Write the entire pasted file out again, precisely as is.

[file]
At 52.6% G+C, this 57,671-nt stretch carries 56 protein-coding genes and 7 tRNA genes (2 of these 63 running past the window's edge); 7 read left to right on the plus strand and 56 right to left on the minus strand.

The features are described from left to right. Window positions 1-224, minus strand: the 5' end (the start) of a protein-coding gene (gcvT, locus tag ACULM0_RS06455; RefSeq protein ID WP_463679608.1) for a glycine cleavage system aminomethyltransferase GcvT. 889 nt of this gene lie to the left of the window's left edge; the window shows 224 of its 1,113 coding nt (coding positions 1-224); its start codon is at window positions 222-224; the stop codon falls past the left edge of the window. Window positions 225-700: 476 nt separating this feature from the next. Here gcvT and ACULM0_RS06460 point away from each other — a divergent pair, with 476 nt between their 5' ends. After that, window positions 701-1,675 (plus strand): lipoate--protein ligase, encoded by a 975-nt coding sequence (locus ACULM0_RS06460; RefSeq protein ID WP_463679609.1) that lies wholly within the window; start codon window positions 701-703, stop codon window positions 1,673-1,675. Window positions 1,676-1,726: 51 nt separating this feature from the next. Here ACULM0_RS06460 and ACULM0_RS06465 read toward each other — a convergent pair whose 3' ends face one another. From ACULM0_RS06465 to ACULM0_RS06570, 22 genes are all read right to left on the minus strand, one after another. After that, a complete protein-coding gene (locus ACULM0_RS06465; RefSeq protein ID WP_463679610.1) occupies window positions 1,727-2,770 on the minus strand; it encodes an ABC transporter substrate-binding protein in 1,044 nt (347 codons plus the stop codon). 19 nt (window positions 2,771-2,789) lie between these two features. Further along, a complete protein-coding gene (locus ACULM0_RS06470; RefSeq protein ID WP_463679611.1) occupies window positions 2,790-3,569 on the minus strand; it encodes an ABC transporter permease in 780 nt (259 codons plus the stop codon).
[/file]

At 52.6% G+C, this 57,671-nt stretch carries 56 protein-coding genes and 7 tRNA genes (2 of these 63 running past the window's edge); 7 read left to right on the plus strand and 56 right to left on the minus strand.

The features are described from left to right. Window positions 1-224, minus strand: the 5' end (the start) of a protein-coding gene (gcvT, locus tag ACULM0_RS06455; RefSeq protein ID WP_463679608.1) for a glycine cleavage system aminomethyltransferase GcvT. 889 nt of this gene lie to the left of the window's left edge; the window shows 224 of its 1,113 coding nt (coding positions 1-224); its start codon is at window positions 222-224; the stop codon falls past the left edge of the window. Window positions 225-700: 476 nt separating this feature from the next. Here gcvT and ACULM0_RS06460 point away from each other — a divergent pair, with 476 nt between their 5' ends. After that, window positions 701-1,675 (plus strand): lipoate--protein ligase, encoded by a 975-nt coding sequence (locus ACULM0_RS06460; RefSeq protein ID WP_463679609.1) that lies wholly within the window; start codon window positions 701-703, stop codon window positions 1,673-1,675. Window positions 1,676-1,726: 51 nt separating this feature from the next. Here ACULM0_RS06460 and ACULM0_RS06465 read toward each other — a convergent pair whose 3' ends face one another. From ACULM0_RS06465 to ACULM0_RS06570, 22 genes are all read right to left on the minus strand, one after another. After that, a complete protein-coding gene (locus ACULM0_RS06465; RefSeq protein ID WP_463679610.1) occupies window positions 1,727-2,770 on the minus strand; it encodes an ABC transporter substrate-binding protein in 1,044 nt (347 codons plus the stop codon). 19 nt (window positions 2,771-2,789) lie between these two features. Further along, a complete protein-coding gene (locus ACULM0_RS06470; RefSeq protein ID WP_463679611.1) occupies window positions 2,790-3,569 on the minus strand; it encodes an ABC transporter permease in 780 nt (259 codons plus the stop codon).